Located at 215 East De Vargas street, half a block off Old Santa Fe Trail is a beautiful little building that “supposedly” is the Oldest House in the United States. I say supposedly for two reasons. One is that the houses’ official title is: “The Oldest House in the United States…built by a European”. And two, because the house was allegedly built sometime between 1200 and 1646.
Yes, you read that correctly…1200-1646. So this place was either built in 1200 or four-hundred and forty-six years later. You know, give or take a century.
In any case, the house — which currently is home to a crafts store that was NEVER opened when I was awake — is still really cool looking. And unlike the “miraculous” staircase at the Loretto Chapel, you can touch this adobe building all you want…so, touch we did!
Although I must say that all the adobe fondling in the world could not help us pinpoint the exact date the house was built…and even though I was tempted to break a piece of the wall off for some carbon dating of my own, Ginger wisely persuaded me not to. But if you ask me, this is one title just waiting to be scooped up by someone else.
Speaking of…apparently there is another Oldest House in the United States (also built by Europeans, the Spanish) in St. Augustine, Florida. Located on St. Francis street, the Gonzalez-Alvarez House was supposedly built in 1564 and then rebuilt after the English burnt it down in 1702.
Having spent many a summer in beautiful St. Augustine as a kid visiting my Mom and Courtney, I imagine we probably saw that house at some point too. But after visiting the website to refresh my memory of what it looked like, I gotta say that even their claim on the Oldest House title seems a bit shady to me. I mean, that place looks new as shit…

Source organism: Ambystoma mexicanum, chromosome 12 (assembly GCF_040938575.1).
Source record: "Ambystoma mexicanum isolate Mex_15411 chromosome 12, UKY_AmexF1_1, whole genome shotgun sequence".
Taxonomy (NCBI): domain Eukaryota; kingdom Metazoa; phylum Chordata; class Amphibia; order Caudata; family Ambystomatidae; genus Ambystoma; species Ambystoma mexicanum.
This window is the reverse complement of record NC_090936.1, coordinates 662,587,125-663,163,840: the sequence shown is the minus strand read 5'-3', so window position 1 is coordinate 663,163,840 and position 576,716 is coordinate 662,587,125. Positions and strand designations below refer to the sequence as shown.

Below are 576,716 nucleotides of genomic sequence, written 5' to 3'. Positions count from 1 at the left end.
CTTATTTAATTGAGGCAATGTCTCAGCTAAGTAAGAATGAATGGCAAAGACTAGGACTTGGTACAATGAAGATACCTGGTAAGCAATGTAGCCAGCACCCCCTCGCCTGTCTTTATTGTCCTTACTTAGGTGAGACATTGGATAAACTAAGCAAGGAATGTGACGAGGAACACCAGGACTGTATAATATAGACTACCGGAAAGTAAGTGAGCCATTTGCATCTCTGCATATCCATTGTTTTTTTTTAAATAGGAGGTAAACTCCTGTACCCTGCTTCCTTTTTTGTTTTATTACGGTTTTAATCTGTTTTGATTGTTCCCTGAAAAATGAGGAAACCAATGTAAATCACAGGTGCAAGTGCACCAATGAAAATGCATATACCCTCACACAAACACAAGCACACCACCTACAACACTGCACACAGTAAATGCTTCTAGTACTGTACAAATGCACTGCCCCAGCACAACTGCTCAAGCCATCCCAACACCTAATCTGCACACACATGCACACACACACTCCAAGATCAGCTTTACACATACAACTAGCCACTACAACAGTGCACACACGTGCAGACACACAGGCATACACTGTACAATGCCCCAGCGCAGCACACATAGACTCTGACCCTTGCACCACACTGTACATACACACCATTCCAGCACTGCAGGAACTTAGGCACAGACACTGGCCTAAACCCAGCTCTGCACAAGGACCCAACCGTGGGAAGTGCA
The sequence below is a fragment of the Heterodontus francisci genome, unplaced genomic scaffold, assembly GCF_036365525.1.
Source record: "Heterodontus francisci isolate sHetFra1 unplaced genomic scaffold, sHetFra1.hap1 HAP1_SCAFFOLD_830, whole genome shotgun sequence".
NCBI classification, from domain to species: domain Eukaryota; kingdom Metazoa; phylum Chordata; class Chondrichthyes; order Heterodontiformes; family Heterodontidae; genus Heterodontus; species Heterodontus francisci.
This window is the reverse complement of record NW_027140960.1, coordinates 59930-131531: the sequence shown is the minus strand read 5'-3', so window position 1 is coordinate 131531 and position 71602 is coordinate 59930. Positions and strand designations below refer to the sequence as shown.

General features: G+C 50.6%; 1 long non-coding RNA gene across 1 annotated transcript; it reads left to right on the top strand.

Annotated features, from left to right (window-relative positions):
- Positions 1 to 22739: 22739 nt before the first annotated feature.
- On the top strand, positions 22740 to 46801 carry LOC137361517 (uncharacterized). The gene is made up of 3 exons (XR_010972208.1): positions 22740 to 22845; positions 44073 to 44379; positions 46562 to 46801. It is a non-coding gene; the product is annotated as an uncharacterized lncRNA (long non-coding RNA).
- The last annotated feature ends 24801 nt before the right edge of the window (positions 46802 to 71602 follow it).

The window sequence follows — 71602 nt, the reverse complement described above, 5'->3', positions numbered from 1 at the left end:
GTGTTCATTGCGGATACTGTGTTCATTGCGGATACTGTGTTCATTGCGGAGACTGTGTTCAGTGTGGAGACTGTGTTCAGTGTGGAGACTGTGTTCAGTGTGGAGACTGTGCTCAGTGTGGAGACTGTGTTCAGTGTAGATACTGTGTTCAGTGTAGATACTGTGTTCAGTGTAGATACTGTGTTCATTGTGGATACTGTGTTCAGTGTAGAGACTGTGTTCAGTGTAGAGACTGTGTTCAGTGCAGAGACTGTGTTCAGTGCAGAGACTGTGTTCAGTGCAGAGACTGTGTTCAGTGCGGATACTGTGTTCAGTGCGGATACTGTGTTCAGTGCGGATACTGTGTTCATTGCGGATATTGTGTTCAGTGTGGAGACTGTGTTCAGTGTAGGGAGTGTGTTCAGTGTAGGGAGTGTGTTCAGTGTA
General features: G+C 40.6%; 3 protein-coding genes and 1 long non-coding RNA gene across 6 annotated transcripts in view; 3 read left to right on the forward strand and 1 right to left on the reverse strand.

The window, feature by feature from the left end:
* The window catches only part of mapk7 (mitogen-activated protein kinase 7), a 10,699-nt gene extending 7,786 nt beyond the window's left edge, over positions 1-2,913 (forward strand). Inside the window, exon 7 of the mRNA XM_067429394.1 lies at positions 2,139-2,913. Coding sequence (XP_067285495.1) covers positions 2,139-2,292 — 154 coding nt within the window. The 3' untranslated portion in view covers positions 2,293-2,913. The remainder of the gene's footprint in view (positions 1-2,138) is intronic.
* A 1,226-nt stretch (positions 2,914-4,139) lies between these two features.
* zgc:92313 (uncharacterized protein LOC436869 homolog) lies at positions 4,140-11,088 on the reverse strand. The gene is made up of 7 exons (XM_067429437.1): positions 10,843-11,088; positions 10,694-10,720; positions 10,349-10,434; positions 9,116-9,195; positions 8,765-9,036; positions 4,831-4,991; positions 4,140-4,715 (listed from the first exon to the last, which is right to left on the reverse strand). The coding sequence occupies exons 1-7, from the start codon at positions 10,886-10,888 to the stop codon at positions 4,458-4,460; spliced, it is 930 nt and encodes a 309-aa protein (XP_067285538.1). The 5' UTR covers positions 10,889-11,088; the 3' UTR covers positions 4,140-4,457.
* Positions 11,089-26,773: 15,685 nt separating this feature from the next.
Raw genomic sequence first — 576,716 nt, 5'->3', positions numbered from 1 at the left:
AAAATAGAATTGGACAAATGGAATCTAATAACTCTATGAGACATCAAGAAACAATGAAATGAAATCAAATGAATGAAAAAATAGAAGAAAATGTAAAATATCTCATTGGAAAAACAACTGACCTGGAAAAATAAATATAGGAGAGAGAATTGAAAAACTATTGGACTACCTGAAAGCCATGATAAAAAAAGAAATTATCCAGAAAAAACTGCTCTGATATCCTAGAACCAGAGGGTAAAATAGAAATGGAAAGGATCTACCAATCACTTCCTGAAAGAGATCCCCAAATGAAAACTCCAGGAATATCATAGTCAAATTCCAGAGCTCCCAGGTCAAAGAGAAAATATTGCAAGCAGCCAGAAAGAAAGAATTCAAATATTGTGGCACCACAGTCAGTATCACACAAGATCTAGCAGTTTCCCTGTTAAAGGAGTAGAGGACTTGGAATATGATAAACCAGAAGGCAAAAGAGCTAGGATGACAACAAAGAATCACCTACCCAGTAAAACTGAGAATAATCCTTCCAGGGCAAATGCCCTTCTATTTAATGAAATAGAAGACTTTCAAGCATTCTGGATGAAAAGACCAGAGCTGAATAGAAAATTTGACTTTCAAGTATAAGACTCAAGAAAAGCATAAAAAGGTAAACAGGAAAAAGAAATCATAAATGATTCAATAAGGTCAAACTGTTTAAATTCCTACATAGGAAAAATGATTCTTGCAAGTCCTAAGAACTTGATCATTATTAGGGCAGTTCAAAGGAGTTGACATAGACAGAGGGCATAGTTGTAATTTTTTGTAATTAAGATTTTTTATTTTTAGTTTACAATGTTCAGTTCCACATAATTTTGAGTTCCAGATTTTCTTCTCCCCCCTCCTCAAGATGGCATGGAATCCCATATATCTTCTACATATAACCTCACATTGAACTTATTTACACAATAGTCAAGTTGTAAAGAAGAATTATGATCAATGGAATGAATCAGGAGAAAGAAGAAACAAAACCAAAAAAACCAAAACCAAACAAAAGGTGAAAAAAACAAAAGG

So, until further evidence presents itself to the contrary…I’m gonna stick with the Oldest House in Santa Fe. It didn’t feel like it could topple over at any minute or anything, but at least it looked the part.
4 responses to “The Oldest House in the U.S.”
Santa Fe is the second oldest permanent settlement of the spanish colonies, so it is possible that it has the oldest house in the U.S. (european division), but I would be more apt to go with the St. Augustine house. Santa Fe did not even begin to be settled for several decades after the founding of St. Augustine. Of course, when a house is burnt to the ground there are some definite issues of ‘permanence’ that need to be dealt with.
Thanks for the shout out in your last entry. I am glad I discovered your blog–it always makes for a good read.
Good point about St. Augustine, but yeah, that whole burning to the ground thing is kind of a deal breaker in my book too.
Happy to shout you out whenever I can, love reading your blog as well. My wife is on a mission to find some shrimp and grits again after reading your post on the subject! Ha…
Criminey! How can anyone even pretend to claim to have the oldest house in the USA? Set your sights a little lower, like “oldest house in Santa Fe,” or “oldest house on Tom & Christine’s street.”
But I do have a photo of what is credibly dubbed the oldest house in Los Angeles, the Avila Adobe, which was built in the much more modest year of 1818.
I am surprised it did not get converted into a Starbucks or McDonalds.